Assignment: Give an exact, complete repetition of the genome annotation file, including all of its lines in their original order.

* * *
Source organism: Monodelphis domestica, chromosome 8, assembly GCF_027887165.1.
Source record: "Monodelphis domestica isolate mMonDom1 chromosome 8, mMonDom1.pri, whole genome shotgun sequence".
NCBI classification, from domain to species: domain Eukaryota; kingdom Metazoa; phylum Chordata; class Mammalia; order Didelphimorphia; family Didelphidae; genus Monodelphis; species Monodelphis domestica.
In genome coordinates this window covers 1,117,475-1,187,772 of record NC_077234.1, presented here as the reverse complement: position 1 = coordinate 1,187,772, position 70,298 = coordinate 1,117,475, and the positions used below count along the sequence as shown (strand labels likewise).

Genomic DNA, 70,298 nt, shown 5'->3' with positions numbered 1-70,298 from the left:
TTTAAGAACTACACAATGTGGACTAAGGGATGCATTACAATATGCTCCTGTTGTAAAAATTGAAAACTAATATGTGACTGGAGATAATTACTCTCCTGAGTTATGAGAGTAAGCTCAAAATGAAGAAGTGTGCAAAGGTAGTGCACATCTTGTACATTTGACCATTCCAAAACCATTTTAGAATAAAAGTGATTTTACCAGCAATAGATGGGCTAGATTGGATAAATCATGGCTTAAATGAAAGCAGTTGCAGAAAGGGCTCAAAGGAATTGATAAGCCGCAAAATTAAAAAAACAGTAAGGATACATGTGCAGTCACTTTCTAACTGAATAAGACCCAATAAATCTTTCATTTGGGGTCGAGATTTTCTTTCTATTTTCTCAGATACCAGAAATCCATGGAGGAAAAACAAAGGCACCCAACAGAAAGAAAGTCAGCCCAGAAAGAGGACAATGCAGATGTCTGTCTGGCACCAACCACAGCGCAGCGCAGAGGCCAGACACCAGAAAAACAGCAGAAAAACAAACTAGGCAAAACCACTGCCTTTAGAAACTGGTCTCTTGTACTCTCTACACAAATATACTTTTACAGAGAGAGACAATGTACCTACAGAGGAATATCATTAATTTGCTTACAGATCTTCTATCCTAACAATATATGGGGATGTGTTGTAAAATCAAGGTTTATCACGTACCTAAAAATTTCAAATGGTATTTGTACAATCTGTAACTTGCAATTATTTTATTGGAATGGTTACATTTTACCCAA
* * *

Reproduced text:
Source organism: Monodelphis domestica, chromosome 8, assembly GCF_027887165.1.
Source record: "Monodelphis domestica isolate mMonDom1 chromosome 8, mMonDom1.pri, whole genome shotgun sequence".
NCBI classification, from domain to species: domain Eukaryota; kingdom Metazoa; phylum Chordata; class Mammalia; order Didelphimorphia; family Didelphidae; genus Monodelphis; species Monodelphis domestica.
In genome coordinates this window covers 1,117,475-1,187,772 of record NC_077234.1, presented here as the reverse complement: position 1 = coordinate 1,187,772, position 70,298 = coordinate 1,117,475, and the positions used below count along the sequence as shown (strand labels likewise).

Genomic DNA, 70,298 nt, shown 5'->3' with positions numbered 1-70,298 from the left:
TTTAAGAACTACACAATGTGGACTAAGGGATGCATTACAATATGCTCCTGTTGTAAAAATTGAAAACTAATATGTGACTGGAGATAATTACTCTCCTGAGTTATGAGAGTAAGCTCAAAATGAAGAAGTGTGCAAAGGTAGTGCACATCTTGTACATTTGACCATTCCAAAACCATTTTAGAATAAAAGTGATTTTACCAGCAATAGATGGGCTAGATTGGATAAATCATGGCTTAAATGAAAGCAGTTGCAGAAAGGGCTCAAAGGAATTGATAAGCCGCAAAATTAAAAAAACAGTAAGGATACATGTGCAGTCACTTTCTAACTGAATAAGACCCAATAAATCTTTCATTTGGGGTCGAGATTTTCTTTCTATTTTCTCAGATACCAGAAATCCATGGAGGAAAAACAAAGGCACCCAACAGAAAGAAAGTCAGCCCAGAAAGAGGACAATGCAGATGTCTGTCTGGCACCAACCACAGCGCAGCGCAGAGGCCAGACACCAGAAAAACAGCAGAAAAACAAACTAGGCAAAACCACTGCCTTTAGAAACTGGTCTCTTGTACTCTCTACACAAATATACTTTTACAGAGAGAGACAATGTACCTACAGAGGAATATCATTAATTTGCTTACAGATCTTCTATCCTAACAATATATGGGGATGTGTTGTAAAATCAAGGTTTATCACGTACCTAAAAATTTCAAATGGTATTTGTACAATCTGTAACTTGCAATTATTTTATTGGAATGGTTACATTTTACCCAA